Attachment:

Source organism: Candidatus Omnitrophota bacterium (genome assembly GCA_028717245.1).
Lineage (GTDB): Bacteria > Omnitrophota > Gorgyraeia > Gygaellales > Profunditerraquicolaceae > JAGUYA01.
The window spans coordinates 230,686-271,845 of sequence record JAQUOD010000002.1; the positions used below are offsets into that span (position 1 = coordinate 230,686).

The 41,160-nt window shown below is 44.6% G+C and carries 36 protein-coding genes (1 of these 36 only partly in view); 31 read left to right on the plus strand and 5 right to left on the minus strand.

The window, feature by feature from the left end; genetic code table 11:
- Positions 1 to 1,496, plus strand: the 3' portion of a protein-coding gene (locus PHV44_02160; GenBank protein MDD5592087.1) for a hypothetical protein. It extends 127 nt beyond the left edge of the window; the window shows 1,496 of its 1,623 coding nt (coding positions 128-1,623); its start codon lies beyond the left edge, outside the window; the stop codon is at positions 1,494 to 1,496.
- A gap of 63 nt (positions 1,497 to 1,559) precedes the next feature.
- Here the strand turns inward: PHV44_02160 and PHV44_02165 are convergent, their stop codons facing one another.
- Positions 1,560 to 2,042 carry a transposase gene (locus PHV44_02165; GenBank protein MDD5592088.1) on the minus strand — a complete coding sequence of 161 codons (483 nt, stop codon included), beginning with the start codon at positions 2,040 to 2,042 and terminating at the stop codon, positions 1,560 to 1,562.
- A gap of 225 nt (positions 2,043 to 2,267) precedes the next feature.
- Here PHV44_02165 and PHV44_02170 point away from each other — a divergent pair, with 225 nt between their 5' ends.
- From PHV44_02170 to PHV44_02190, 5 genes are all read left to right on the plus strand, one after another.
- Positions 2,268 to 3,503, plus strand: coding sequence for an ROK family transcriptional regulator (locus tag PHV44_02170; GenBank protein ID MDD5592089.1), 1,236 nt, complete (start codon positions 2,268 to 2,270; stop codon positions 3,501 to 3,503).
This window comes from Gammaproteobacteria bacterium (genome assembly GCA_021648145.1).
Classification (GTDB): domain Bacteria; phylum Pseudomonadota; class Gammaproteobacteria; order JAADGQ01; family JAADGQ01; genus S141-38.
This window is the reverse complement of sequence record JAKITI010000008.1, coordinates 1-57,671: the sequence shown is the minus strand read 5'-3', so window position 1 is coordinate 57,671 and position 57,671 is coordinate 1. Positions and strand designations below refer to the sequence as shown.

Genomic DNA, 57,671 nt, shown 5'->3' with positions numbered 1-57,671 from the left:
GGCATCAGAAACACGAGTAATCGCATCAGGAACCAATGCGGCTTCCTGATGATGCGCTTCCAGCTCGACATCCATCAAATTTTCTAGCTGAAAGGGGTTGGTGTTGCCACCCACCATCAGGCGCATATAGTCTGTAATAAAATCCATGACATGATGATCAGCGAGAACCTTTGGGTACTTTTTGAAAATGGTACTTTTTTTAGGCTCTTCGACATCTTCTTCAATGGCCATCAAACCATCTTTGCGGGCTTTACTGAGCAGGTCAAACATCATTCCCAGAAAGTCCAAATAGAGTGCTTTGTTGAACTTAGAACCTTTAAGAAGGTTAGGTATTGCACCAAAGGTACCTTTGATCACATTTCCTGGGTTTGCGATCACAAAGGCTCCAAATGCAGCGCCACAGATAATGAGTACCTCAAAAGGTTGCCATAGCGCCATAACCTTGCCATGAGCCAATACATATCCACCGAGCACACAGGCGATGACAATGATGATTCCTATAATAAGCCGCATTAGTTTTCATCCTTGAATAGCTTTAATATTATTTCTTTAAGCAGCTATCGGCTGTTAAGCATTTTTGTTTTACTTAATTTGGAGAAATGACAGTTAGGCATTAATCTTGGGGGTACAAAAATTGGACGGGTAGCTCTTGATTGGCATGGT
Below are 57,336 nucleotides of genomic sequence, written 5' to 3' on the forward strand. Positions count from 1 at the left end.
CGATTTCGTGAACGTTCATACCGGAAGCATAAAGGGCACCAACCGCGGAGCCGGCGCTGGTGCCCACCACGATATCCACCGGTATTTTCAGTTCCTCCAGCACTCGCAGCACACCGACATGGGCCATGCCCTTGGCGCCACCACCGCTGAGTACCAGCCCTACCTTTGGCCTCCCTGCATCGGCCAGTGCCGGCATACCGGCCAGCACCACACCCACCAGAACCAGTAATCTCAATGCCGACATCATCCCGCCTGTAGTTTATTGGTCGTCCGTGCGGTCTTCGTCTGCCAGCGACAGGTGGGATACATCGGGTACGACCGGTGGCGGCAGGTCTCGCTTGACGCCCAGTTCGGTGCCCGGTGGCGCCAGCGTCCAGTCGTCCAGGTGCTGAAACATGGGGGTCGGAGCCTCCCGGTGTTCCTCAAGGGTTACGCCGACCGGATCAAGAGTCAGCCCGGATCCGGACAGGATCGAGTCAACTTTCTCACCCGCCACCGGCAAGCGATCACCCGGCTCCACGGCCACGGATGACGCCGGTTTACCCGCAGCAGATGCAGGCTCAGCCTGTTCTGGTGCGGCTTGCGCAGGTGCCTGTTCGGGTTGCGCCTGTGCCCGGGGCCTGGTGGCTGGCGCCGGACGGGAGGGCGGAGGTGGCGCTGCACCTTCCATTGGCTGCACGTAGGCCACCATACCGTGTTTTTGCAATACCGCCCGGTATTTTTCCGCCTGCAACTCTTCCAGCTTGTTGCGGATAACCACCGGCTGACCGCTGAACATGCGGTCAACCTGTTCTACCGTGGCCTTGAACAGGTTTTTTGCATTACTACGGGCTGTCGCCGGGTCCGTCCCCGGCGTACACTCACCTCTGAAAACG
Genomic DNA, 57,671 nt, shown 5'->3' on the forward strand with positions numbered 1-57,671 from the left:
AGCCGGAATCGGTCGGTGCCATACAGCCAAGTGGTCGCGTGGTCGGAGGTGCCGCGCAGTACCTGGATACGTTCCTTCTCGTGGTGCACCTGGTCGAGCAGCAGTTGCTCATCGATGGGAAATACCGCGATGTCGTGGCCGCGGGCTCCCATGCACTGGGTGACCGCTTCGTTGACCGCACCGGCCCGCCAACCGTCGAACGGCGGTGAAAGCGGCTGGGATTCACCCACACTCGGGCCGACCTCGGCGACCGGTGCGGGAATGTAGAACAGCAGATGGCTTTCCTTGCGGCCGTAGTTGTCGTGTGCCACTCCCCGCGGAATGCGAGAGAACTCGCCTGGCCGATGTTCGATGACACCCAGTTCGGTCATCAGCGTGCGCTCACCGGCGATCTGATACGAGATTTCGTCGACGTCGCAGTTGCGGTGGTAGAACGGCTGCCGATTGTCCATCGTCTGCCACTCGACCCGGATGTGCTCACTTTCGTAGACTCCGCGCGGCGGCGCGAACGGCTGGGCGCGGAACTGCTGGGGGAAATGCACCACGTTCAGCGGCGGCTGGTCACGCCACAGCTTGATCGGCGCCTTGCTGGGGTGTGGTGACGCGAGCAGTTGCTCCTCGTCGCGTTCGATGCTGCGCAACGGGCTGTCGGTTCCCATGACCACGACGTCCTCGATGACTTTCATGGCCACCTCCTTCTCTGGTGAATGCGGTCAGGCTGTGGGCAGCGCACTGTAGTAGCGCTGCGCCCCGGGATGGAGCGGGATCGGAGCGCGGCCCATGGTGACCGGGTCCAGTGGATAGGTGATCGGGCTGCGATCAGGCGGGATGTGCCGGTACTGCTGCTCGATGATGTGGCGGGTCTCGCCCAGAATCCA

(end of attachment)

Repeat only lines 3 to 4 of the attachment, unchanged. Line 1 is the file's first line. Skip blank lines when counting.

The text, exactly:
The window spans coordinates 230,686-271,845 of sequence record JAQUOD010000002.1; the positions used below are offsets into that span (position 1 = coordinate 230,686).

The 41,160-nt window shown below is 44.6% G+C and carries 36 protein-coding genes (1 of these 36 only partly in view); 31 read left to right on the plus strand and 5 right to left on the minus strand.